Quarterback Alex Smith signed a four-year extension with the Kansas City Chiefs Sunday with $45 million in guaranteed money, as first reported by Terez A. Paylor of the Kansas City Star. At first glance, it might seem like $45 million guaranteed is a lot of money for Smith, at least as it compares to the guarantees handed out to other quarterbacks this offseason.
Of course, NFL contracts are never what they seem. Smith's deal is far more manageable for the Chiefs than the huge "guarantee" would make it seem, which is also precisely why it's the perfect deal for both sides.
The first and lasting impression will be that the Chiefs paid Smith like an elite quarterback, which should please Smith, his agent and his supporters. The reality of the contract should put Smith's detractors at ease because it will be good for the Chiefs in the long term, protects the team in the short term and the guarantee is not as much as it seems.
By signing Smith now, the Chiefs will be able to use the franchise tag next offseason on star outside linebacker Justin Houston if necessary. Had the team not signed Smith now, both Smith and Houston would have more negotiating power next year knowing the team could only use the franchise tag on one of them.
Having two important players whom the team wants to keep and only one franchise tag is a nightmare scenario. The Chiefs could've tagged Houston and tried to sign Smith next offseason, but the market price for Smith's services could have easily eclipsed that of tagging him.
This is especially true if the salary cap gets another large bump due to the influx of cash from the NFL's new television deals and digital products such as the recently launched NFL Now.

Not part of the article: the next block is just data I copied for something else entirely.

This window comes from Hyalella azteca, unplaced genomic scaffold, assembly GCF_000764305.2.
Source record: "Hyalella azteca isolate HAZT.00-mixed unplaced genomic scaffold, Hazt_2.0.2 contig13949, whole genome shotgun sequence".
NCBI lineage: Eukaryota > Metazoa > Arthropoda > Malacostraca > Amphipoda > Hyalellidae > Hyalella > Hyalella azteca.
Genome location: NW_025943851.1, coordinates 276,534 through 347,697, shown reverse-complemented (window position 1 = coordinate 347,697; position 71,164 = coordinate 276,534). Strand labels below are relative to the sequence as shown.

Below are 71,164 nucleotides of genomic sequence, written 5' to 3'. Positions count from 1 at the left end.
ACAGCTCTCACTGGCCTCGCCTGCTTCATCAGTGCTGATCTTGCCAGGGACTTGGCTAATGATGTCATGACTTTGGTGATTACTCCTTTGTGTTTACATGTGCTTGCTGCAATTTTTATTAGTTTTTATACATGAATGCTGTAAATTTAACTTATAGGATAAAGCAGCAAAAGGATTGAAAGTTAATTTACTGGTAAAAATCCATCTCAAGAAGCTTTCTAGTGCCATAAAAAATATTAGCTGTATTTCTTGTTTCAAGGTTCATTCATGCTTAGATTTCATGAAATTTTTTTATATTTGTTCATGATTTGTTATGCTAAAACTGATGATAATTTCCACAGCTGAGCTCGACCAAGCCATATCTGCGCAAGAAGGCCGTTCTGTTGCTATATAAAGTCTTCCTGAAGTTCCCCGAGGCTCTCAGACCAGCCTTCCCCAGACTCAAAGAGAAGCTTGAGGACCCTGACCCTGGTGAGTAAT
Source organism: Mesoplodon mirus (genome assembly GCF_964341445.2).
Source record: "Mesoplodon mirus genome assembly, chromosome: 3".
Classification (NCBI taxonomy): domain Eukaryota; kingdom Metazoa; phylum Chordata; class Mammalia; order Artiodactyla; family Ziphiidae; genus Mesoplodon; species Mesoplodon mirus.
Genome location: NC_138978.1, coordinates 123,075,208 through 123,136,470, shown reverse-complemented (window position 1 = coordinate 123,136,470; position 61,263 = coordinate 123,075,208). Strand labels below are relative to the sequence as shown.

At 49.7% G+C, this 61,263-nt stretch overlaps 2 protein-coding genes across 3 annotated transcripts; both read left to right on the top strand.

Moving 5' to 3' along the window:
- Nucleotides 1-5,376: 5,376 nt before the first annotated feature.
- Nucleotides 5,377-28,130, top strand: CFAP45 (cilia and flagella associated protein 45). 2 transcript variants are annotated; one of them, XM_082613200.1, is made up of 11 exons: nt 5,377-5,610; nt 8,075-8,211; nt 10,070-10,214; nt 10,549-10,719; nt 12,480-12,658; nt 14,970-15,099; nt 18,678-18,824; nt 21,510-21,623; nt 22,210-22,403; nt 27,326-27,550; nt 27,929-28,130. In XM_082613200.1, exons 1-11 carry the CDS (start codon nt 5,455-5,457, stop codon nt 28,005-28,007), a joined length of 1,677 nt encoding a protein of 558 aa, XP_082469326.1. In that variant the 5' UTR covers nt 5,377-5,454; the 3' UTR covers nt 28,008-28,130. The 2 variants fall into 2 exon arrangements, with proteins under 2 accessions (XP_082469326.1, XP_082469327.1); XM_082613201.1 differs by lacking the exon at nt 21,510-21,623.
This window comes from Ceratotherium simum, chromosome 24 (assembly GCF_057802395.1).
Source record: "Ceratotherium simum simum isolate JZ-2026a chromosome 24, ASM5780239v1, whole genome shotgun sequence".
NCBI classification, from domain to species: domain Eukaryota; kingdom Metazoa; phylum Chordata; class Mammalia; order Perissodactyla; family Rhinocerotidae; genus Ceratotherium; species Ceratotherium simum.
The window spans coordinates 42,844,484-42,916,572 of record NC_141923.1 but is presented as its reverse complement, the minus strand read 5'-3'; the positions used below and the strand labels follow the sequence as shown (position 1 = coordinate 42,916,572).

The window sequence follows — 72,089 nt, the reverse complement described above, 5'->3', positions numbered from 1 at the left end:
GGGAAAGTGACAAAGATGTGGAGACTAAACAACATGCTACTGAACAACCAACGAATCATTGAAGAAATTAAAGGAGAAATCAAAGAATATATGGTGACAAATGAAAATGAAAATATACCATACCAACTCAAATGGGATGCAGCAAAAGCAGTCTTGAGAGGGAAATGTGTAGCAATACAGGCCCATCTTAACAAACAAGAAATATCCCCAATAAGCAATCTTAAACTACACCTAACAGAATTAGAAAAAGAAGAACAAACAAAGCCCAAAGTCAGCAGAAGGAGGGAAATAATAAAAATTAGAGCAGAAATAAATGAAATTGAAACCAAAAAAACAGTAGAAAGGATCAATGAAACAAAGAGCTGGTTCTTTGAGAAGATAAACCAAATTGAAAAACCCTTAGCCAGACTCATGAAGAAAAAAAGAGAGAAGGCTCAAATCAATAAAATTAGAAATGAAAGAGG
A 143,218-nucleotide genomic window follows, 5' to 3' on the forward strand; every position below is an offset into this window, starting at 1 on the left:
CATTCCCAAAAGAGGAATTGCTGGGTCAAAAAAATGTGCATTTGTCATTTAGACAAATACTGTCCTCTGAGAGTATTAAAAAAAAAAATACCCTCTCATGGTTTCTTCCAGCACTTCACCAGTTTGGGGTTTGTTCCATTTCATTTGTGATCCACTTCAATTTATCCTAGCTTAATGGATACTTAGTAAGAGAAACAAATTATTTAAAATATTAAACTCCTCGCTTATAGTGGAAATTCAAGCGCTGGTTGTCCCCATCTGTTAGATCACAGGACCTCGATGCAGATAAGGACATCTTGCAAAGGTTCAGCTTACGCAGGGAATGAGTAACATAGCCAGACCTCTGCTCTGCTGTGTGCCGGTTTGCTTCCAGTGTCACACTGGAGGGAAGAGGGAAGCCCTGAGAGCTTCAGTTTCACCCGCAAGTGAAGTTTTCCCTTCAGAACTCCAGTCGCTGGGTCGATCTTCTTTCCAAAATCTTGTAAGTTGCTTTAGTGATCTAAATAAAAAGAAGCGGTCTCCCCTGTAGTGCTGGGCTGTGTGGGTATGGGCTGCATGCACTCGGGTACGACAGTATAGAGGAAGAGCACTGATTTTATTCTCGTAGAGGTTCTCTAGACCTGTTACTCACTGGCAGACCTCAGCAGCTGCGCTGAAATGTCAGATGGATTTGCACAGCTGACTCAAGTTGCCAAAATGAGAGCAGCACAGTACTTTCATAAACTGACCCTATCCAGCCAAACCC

ESPN's Adam Schefter tweeted about the projected salary-cap increase:
Had the Chiefs elected to give the tag to Smith next year instead of Houston, the Chiefs would have to bid against the entire market for Houston. The price tag for a pass-rusher in his prime would likely be astronomical on the open market, so that was never going to happen.
The only other option would be losing either Houston or Smith. Even Smith's detractors have to admit that he's a serviceable quarterback, and you don't get rid of a serviceable quarterback until you have an equal or better replacement.
Ask the Oakland Raiders, who traded away Carson Palmer and the $15 million he was scheduled to make in 2013 and replaced him with Matt Flynn and Terrelle Pryor last offseason and with Matt Schaub this offseason.
Whatever extra the Chiefs may have given Smith to get the deal done now will be more than worth it down the line. Not only that, the Chiefs can move on from Smith after 2014 or after 2016 for a minimal cost.
At most, it's a three-year commitment to Smith. Had the Chiefs waited until after the season, they likely would have been on the hook for another year because Smith's 2014 salary would not have been included.
Smith received $45 million guaranteed, but only $30 million is for skill and injury, according to Mike Florio of Pro Football Talk. The other $15 million vests in 2015 and is for injury only.
|Projected vs. Actual Alex Smith Contract Comparison|
|Comparison||Guaranteed||Average Per Year||Total Value|
|Projected||$29.0 million||$16.4 million||$82.0 million|
|Actual||$45 million ($19 million in 2014, $26 million in 2015/2016)||$15.1 million||$73.7 million|
|Difference||$16 million||$1.3 million||$8.3 million|
|B/R (Projected), Jason La Canfora CBS Sports (Actual)|
Jason La Canfora of CBSSports.com provided further clarification on Smith's deal Tuesday that differed slightly from Florio's numbers. Smith will receive a signing bonus of $18 million and his base salaries in 2015 and 2016 totaling $26 million are guaranteed for injury until the third day of the 2015 league year, when they become fully guaranteed.
Smith's $15.1 million yearly average is right in line with expectations. Smith's guarantees cover the first three years and the total value of the deal over that span are $45 million, which also averages out to $15 million per year. It actually seems like Smith traded a little yearly average for guaranteed money.
Since Smith is a vested veteran, and his $7.5 million base salary in 2014 was about to be fully guaranteed in Week 1, the guaranteed money was a bit overstated. The only full guarantee the Chiefs gave to Smith as a practical matter was $11.5 million, but they will also give him $26 million more in 2015.